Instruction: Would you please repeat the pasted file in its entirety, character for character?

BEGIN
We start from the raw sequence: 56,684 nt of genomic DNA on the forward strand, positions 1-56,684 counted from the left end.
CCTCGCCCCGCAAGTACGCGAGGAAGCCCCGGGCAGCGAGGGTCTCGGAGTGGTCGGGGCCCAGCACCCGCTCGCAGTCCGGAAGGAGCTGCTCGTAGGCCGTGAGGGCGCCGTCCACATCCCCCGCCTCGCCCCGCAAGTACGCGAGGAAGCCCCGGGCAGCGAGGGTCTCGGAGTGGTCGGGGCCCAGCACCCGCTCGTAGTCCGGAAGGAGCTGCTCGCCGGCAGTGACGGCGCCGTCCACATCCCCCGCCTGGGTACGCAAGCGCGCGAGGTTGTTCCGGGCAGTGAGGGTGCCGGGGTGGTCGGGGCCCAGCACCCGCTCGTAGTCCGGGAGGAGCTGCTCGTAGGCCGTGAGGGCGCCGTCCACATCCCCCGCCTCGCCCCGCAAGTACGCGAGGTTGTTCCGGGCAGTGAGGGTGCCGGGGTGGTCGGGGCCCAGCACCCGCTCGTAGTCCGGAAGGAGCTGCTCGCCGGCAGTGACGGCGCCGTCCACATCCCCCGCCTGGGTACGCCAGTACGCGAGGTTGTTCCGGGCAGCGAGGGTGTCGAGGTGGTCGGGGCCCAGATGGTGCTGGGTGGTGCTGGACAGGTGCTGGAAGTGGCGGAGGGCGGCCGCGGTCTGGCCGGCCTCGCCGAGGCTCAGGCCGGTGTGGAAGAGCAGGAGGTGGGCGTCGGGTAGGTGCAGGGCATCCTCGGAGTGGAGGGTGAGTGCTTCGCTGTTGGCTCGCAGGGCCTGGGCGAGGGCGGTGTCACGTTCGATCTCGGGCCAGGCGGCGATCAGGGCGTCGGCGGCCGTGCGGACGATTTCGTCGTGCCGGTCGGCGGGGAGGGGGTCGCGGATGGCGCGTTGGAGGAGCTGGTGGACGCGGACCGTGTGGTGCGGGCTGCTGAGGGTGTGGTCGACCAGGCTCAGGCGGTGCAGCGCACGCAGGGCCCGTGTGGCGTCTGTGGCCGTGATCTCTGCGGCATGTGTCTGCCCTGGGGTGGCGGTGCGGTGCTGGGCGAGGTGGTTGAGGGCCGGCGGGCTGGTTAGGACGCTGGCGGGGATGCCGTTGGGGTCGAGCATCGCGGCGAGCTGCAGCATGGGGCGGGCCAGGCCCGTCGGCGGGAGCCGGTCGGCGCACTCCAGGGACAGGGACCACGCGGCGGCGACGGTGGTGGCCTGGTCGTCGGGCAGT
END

We start from the raw sequence: 56,684 nt of genomic DNA on the forward strand, positions 1-56,684 counted from the left end.
CCTCGCCCCGCAAGTACGCGAGGAAGCCCCGGGCAGCGAGGGTCTCGGAGTGGTCGGGGCCCAGCACCCGCTCGCAGTCCGGAAGGAGCTGCTCGTAGGCCGTGAGGGCGCCGTCCACATCCCCCGCCTCGCCCCGCAAGTACGCGAGGAAGCCCCGGGCAGCGAGGGTCTCGGAGTGGTCGGGGCCCAGCACCCGCTCGTAGTCCGGAAGGAGCTGCTCGCCGGCAGTGACGGCGCCGTCCACATCCCCCGCCTGGGTACGCAAGCGCGCGAGGTTGTTCCGGGCAGTGAGGGTGCCGGGGTGGTCGGGGCCCAGCACCCGCTCGTAGTCCGGGAGGAGCTGCTCGTAGGCCGTGAGGGCGCCGTCCACATCCCCCGCCTCGCCCCGCAAGTACGCGAGGTTGTTCCGGGCAGTGAGGGTGCCGGGGTGGTCGGGGCCCAGCACCCGCTCGTAGTCCGGAAGGAGCTGCTCGCCGGCAGTGACGGCGCCGTCCACATCCCCCGCCTGGGTACGCCAGTACGCGAGGTTGTTCCGGGCAGCGAGGGTGTCGAGGTGGTCGGGGCCCAGATGGTGCTGGGTGGTGCTGGACAGGTGCTGGAAGTGGCGGAGGGCGGCCGCGGTCTGGCCGGCCTCGCCGAGGCTCAGGCCGGTGTGGAAGAGCAGGAGGTGGGCGTCGGGTAGGTGCAGGGCATCCTCGGAGTGGAGGGTGAGTGCTTCGCTGTTGGCTCGCAGGGCCTGGGCGAGGGCGGTGTCACGTTCGATCTCGGGCCAGGCGGCGATCAGGGCGTCGGCGGCCGTGCGGACGATTTCGTCGTGCCGGTCGGCGGGGAGGGGGTCGCGGATGGCGCGTTGGAGGAGCTGGTGGACGCGGACCGTGTGGTGCGGGCTGCTGAGGGTGTGGTCGACCAGGCTCAGGCGGTGCAGCGCACGCAGGGCCCGTGTGGCGTCTGTGGCCGTGATCTCTGCGGCATGTGTCTGCCCTGGGGTGGCGGTGCGGTGCTGGGCGAGGTGGTTGAGGGCCGGCGGGCTGGTTAGGACGCTGGCGGGGATGCCGTTGGGGTCGAGCATCGCGGCGAGCTGCAGCATGGGGCGGGCCAGGCCCGTCGGCGGGAGCCGGTCGGCGCACTCCAGGGACAGGGACCACGCGGCGGCGACGGTGGTGGCCTGGTCGTCGGGCAGT